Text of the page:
Even as something like 200 clinical educators were preparing to descend on New York last weekend to engage in an exchange and discussion of scholarship (at New York Law School for the 25th Anniversary of the Clinical Theory Workshop and at NYU for the third Clinical Law Review Workshop), an article in the South Carolina Law Review raising some questions about (among other things) the value of legal scholarship was making the rounds on listservs and blogs. This confluence of events leads me to want to reflect on AntiDisEstablishmentScholarshipism.
I can’t fully explain to you what AntiDisEstablishmentScholarshipism means, but I will try to deconstruct it for you here, with minimal footnotes. Let’s start simply with one of its roots, AntiScholarship. I get this. I think I am a good person to talk about AntiScholarshipism because I was once a true believer and because I still very much appreciate why not everyone wants to spend time writing and reading law review articles. I take pride in the fact that my first publication in a law review was a short story, unadorned by footnotes. And as I confessed for the first time in New York this past weekend, my first “substantial” article was written on a dare to myself to produce something with 400 footnotes. Not surprisingly, I suppose, I was taken half-seriously.
But the fact is, I did move over to AntiDisScholarshipism a long time ago. What I mean by this is that I came to understand the University model of teaching and to value research and writing. I came to see value in writing to communicate what we know, what we are learning to know. I believe that thinking theory, thinking abstractly, can make us better teachers, better lawyers, even better people. I believe this work hones our skills, improves our brains, and maybe staves off Alzheimer’s. Maybe more importantly, as Claudia Angelos reminded a roomful of clinical folks at lunch a few days ago, we can all point to publications that have affected us and given us something – that have transformed our teaching, helped us understand the systems we operate in, named our struggles, articulated the reasons for what we intuitively believe. So I don’t dis scholarship so much anymore, which I think makes me an AntiDisScholarshipist.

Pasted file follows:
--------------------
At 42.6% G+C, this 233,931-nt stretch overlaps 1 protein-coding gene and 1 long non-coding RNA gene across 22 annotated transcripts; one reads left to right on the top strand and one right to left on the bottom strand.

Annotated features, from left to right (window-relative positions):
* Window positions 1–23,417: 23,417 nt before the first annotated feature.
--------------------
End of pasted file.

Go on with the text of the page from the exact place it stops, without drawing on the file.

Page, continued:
Still, I remain skeptical about the scholarship enterprise as a whole. We all know the reasons why. The tenure system, rooted in publications for student-edited journals, contributes to the reproduction of hierarchy (fn: Duncan Kennedy) that many of us generally abhor. Law review articles too often are conversations with ourselves, exclusionary, formulaic and ungrounded in reality (fn Richard Delgado & Jean Stefancic, others). Therefore, I could easily revert to my AntiScholarshipism past, if I weren’t hell-bent on problem solving; the problem is, I want to grab the benefits I see in Scholarshipism, without falling prey to its practices of inequality and irrelevance. And so I seek a way to claim scholarship by redefining it.
Here’s where I begin: About 20 years ago, The Carnegie Foundation for the Advancement of Teaching published a report: Scholarship Reconsidered: Priorities of the Professoriate by Ernest L. Boyer. (fn needed). Boyer proposed a broader definition for scholarship than was traditionally assigned to the term in the university system, and laid out a four-dimensional paradigm that includes the following types of scholarship: